• 1920 “No surrender. IRA name your day – the B Men are ready.” (Londonderry) (see above)
  • 1920s King Billy Crossing The Boyne (possibly Henry St, Belfast) (see above)
  • 1920s King Billy Crossing The Boyne (Rockland St, Belfast) in Rolston 1991 p. 24
  • 1920s or 1940s King Billy/Siege Of Derry “The Jackson mural” (Fountain, Londonderry) (see above)
  • “On Primitive Street the mural included the figures of a soldier and a sailor and the names of some 50 local men who had been killed. It was ceremoniously unveiled by Harry Burns MP on the eleventh evening (BT 12- 7-1923)” Jarman 1995 p. 115
  • “On Dundee Street a crowd of “several thousands” attended when a new mural was unveiled by Sir Robert Lynd MP. This mural was painted over four evenings by a local sign writer, George Wilgaus, and depicted the battle of the Somme and a portrait of General Sir Henry Wilson, the Unionist chief of the Imperial general staff (NW 12-7-1926).” Jarman 1995 p. 115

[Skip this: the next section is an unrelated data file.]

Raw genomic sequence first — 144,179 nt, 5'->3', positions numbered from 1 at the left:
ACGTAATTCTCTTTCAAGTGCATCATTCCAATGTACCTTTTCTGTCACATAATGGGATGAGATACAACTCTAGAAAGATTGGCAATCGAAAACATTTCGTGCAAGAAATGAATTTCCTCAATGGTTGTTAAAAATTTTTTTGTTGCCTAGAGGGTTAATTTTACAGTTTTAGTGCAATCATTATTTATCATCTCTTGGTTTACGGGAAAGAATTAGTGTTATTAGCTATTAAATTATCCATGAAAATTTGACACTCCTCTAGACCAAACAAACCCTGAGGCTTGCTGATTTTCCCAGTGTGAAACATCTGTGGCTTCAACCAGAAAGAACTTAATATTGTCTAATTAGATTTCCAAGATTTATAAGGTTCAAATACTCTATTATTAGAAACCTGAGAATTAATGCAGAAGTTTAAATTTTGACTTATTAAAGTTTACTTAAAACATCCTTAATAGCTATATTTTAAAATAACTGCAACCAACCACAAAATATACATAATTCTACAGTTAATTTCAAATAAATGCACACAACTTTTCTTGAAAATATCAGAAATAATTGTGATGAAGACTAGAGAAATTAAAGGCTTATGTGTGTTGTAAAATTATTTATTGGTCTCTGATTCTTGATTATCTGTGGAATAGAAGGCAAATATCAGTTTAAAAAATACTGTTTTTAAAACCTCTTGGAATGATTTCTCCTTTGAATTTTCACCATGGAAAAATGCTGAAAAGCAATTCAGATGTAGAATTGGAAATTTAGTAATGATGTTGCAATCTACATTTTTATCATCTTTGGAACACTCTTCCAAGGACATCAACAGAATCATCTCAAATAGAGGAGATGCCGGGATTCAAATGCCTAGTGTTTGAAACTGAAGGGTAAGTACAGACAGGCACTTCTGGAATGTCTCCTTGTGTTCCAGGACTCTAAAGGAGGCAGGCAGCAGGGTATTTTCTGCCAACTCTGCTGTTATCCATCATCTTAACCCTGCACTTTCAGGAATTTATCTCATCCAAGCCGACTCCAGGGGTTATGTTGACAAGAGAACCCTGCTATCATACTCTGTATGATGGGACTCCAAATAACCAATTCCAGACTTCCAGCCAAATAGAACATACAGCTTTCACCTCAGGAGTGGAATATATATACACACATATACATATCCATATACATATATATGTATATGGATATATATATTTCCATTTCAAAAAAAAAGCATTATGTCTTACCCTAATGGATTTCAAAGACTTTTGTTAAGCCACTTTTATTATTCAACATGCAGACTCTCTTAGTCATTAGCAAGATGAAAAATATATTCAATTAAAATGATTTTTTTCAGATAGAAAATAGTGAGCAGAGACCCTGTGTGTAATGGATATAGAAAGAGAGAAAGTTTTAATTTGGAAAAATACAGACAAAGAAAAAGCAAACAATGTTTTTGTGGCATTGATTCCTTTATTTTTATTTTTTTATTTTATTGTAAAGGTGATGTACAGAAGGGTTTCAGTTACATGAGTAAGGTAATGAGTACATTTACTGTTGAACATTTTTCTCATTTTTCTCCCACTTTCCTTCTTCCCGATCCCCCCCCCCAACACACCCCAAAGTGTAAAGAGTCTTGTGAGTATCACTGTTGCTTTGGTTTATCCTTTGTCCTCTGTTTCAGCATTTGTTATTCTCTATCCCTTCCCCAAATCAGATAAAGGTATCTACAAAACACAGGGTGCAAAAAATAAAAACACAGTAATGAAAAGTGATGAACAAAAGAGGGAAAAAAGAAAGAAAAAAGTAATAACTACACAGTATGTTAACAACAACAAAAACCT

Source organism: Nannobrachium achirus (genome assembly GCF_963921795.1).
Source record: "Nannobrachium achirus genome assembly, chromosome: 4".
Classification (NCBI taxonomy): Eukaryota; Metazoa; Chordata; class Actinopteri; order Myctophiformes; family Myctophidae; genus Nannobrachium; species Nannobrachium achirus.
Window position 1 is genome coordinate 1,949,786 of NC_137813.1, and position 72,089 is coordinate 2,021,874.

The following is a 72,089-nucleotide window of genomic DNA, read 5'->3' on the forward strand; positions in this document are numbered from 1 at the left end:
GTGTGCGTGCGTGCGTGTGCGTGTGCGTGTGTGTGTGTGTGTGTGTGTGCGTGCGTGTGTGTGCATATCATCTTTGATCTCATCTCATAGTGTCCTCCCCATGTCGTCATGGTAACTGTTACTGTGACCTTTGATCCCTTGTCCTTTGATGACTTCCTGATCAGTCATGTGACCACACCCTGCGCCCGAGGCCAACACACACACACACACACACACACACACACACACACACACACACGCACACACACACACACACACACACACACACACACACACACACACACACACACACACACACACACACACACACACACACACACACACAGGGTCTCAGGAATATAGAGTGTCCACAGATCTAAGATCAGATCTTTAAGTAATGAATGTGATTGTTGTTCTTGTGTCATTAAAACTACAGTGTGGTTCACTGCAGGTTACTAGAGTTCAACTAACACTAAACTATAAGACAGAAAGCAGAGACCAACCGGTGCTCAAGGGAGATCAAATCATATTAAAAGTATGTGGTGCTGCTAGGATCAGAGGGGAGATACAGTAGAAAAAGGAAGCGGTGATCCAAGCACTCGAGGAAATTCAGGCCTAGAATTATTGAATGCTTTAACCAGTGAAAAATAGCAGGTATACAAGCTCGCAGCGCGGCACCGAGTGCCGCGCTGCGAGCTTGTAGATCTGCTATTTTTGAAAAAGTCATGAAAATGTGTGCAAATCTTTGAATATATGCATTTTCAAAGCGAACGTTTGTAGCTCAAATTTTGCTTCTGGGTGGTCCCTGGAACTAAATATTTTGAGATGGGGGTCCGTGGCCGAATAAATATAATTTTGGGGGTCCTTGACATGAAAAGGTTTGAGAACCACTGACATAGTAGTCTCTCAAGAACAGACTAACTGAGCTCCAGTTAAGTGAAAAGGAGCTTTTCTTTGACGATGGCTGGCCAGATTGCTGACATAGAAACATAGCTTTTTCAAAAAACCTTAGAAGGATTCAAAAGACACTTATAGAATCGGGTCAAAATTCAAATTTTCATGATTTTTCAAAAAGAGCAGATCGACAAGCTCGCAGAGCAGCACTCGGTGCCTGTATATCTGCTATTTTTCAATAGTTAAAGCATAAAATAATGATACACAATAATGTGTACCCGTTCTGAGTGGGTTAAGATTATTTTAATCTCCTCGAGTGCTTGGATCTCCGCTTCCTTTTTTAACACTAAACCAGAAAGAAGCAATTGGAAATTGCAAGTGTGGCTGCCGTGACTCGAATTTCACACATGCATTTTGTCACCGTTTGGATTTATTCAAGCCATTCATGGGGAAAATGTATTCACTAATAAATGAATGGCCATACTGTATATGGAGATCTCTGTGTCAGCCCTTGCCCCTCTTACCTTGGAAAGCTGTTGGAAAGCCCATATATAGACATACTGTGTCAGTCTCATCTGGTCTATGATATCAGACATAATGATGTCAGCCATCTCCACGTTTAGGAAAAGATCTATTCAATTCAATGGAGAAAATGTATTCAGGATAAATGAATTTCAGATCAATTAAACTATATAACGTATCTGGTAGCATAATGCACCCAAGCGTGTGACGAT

• 1929 Edith Cavell in Rolston 1991 p. 21
  • 1930s King Billy (wearing a ‘turban’) Clarence Place, Londonderry. Woods 1995 p. 10 | Cooper 2015 p. 15
  • 1930s King Billy Crossing The Boyne (Shankill Rd, Belfast) (see above, also
  • in Rolston 1991 p. 22)
  • 1932 King Billy (Rockland St, Belfast) (see above)
  • 1933 36th Division officers and NCOs in Loftus 1982 p. 59
  • 1933 King Billy Crossing The Boyne (Templemore St, Belfast) in Rolston 1991 p. 23
  • 1933 Emblem of 36 (Ulster) Division in Rolston 1991 p. 21
  • 1933 King Billy Crossing The Boyne (Roslyn St, Belfast) in Rolston 1991 p. 22
  • 1934 King Billy Crossing The Boyne (Maria Street/Place, Belfast) in Rolston 1991 p. 23
  • 1935 Battle Of The Somme (Coolfin St, Belfast) in Rolston 1991 p. 21